2017 KTM RC16 Officially Debuts

The Austrian GP might be tomorrow, but today the news is all about MotoGP’s newest entrant, KTM Racing. The Austrian team used its home to debut officially its MotoGP program, showing the KTM RC16 MotoGP race bike in its officially Red Bull livery for next year. The livery itself is what you would expect between at KTM/Red Bull collaboration, with the same blue and orange paint scheme as can be found on the Red Bull KTM Moto3 squad. The big difference of course is the rumored fire-breathing, 270hp, V4, engine, which Bradley Smith and Pol Espargaro will attempt to tame. The bike’s next outing will be at Valencia, where Thomas Lüthi and Mika Kallio will ride with the MotoGP-regulars once again, competing as wild card entries.

MotoGP Considering Team Communication via Dashboards

Dorna is considering allowing communication between teams and riders via the dashboard. At a meeting today between Dorna and the teams, initial discussions took place over a system to allow teams to pass very brief messages to the dashboard of the bikes. The ability to pass messages between team and bike has been made possible thanks to the transponders currently being used in MotoGP. Those allow for a very limited and very short burst of communication as the bikes pass the timing loops at the track. Race Direction is currently using the system to pass signals to the dash in the case of a red flag, black flag or ride through penalty, but the system would also allow teams a limited ability to pass messages to the riders.

Norton Announces V4 Superbike, Again

A year ago, to the day, Norton announced that it was working on a street-going superbike that featured a 200hp, 1,200cc, V4 engine. Now, Norton confirms that news, saying that we will see the limited-production (200 units) machine later this fall. Yay. On the bright side, Norton posted a concept drawing of the new bike to its Facebook page, giving us at least something new to whet our appetites on the new motorcycle. The concept looks very similar to the sketch we saw last year, making today’s new a little bit about nothing. But, our friends at MotoFire report that Norton is still working on a 650cc project, which will debut later this year as well.

Is This the 2017 Yamaha YZF-R6?…Nope

Someone is trying to pass off the above photo as the eagerly awaited 2017 Yamaha YZF-R6 – unfortunately, it’s a fake. I’m actually surprised this piece of photoshop has some legs, and is making its way around the internet, considering how obvious the forgery. To verify its authenticity, all one would have to do is to compare the above photo with photos of the current generation Yamaha YZF-R1. Contrasting the two, it’s clear that the chassis and exposed parts of the engine are right off the Yamaha YZF-R1 (it’s easiest to see on the swingarm). The real smoking gun though is that the forger used a Yamaha press photo as their base. I was able to find the base photo, which clearly shows that the five-spoke wheels on the alleged R6 are in the exact same ones from a R1 press photo.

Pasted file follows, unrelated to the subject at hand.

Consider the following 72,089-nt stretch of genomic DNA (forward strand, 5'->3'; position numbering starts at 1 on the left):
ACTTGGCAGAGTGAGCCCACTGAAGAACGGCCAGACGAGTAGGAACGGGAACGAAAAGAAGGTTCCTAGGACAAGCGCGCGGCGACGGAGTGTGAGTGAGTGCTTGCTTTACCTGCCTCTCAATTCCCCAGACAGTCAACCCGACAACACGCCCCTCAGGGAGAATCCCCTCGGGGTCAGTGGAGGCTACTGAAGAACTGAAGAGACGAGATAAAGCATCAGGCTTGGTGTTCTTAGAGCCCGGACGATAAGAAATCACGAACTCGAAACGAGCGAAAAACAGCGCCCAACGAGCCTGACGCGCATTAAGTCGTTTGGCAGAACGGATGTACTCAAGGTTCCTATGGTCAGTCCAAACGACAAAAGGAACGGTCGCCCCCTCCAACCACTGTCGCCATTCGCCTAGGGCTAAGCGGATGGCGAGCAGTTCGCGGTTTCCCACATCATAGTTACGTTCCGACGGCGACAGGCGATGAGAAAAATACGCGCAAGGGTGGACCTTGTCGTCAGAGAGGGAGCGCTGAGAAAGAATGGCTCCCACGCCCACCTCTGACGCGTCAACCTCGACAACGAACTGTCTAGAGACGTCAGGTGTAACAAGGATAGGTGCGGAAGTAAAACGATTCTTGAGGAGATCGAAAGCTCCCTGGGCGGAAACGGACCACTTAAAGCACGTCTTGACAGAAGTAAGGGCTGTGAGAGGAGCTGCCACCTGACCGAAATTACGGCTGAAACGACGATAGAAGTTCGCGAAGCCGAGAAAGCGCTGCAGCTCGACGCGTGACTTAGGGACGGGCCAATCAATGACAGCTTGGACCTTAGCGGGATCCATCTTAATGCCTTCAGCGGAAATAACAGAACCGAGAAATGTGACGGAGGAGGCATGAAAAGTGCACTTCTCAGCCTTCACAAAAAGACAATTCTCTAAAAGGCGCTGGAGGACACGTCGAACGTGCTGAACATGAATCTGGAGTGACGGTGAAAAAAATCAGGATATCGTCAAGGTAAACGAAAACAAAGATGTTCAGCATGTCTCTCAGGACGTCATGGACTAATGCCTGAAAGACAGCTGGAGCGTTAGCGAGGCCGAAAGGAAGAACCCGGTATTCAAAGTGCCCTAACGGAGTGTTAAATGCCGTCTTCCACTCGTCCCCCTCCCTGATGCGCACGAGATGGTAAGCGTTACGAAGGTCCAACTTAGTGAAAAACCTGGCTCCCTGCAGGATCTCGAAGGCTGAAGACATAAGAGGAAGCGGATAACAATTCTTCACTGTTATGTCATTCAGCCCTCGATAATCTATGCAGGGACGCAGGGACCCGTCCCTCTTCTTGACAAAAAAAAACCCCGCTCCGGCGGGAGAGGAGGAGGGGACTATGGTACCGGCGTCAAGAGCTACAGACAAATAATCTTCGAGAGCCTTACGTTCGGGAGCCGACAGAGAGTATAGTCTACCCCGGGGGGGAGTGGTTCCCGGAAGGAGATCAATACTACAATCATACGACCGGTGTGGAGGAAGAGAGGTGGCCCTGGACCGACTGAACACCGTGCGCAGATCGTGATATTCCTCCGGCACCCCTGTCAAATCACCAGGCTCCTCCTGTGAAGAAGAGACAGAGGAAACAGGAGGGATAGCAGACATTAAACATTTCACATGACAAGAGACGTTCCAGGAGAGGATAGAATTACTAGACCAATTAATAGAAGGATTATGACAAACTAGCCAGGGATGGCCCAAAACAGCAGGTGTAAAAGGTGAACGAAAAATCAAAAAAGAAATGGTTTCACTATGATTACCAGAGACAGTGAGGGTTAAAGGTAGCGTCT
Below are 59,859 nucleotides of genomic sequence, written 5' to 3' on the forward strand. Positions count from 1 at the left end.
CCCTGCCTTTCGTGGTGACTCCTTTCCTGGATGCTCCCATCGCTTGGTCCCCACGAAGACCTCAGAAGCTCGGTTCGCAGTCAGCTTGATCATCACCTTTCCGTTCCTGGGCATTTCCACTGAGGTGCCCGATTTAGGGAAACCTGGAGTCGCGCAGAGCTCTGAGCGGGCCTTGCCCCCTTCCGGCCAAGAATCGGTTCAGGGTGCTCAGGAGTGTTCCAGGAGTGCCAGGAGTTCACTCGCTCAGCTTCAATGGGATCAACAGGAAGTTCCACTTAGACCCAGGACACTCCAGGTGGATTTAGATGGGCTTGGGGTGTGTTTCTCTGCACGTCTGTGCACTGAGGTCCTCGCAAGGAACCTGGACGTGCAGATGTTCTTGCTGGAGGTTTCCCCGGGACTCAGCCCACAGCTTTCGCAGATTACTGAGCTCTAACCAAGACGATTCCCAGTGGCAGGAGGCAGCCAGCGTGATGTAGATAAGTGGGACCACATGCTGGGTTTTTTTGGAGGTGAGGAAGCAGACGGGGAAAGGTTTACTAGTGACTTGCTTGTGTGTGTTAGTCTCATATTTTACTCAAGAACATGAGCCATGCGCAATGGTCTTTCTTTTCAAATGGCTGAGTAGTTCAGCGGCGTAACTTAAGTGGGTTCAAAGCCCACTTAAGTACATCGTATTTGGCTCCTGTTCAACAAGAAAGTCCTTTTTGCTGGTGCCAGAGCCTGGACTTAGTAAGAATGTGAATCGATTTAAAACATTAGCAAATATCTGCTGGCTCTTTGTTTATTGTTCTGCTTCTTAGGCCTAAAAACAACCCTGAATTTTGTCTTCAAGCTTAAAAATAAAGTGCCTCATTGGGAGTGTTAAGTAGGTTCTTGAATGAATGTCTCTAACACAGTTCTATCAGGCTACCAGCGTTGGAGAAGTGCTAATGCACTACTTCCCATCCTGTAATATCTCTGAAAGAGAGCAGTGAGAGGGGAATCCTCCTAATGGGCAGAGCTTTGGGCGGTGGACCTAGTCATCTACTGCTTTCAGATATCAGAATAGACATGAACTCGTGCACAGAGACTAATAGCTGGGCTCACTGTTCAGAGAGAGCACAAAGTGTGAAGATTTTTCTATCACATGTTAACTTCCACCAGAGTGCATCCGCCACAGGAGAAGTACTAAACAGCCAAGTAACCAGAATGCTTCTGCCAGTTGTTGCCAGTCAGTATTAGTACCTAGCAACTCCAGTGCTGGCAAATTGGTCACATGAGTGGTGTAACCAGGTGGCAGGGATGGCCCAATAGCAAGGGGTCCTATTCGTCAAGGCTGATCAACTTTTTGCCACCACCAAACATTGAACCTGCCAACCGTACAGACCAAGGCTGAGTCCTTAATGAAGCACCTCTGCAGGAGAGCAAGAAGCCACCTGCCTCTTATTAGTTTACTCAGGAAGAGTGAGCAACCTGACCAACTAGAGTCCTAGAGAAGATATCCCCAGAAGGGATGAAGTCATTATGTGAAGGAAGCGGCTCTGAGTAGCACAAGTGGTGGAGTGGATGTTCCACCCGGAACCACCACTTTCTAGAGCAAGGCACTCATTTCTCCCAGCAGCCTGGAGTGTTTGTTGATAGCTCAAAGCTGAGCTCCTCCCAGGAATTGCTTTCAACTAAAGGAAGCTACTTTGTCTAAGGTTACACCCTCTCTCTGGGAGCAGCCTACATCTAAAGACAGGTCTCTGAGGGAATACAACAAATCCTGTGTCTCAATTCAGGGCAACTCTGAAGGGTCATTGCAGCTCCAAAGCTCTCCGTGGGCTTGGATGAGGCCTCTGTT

The End of Marzocchi Suspension is Nigh?

04/22/2015 @ 12:36 pm, by Jensen Beeler20 COMMENTS

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Reports out of Italy suggest that the Marzocchi brand may soon be no more, after parent company Tenneco made the decision to close the Italian firm’s Bologna factory in Zola Predosa.

The Italain outlets go on to say that motorcycle manufacturers that use Marzocchi as an OEM part have been notified that they will no longer be supplied with the suspension pieces, once the co Marzocchi’s stock of forks has been exhausted from supply.

This news would affect a bevy of brands, including BMW, Ducati, MV Agusta, TM, GasGas, Beta, and AJP.

Ducati Reaches New Workforce Agreement with Factory Unions – Reduced Hours, Higher Wages

10/14/2014 @ 11:59 am, by Jensen Beeler6 COMMENTS

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Ducati Motor Holding has reached a new agreement with its workforce, particularly those workers who are responsible for building the Italian company’s iconic two-wheeled machines.

The agreement with the unions sees 13 new jobs created in the Italian factory, which will now stay open on seven days a week — a big move for a country that is usually resistant to working on Sunday.

The factory workers will also go from 15 to 21 shifts per week, with a format of three days on, and two days off. In exchange, factory employees will work fewer hours per week on average, though will make higher average wages for their time.

Harley-Davidson Gets All Its Ducks in a Row – Renegotiates Kansas City Labor Agreement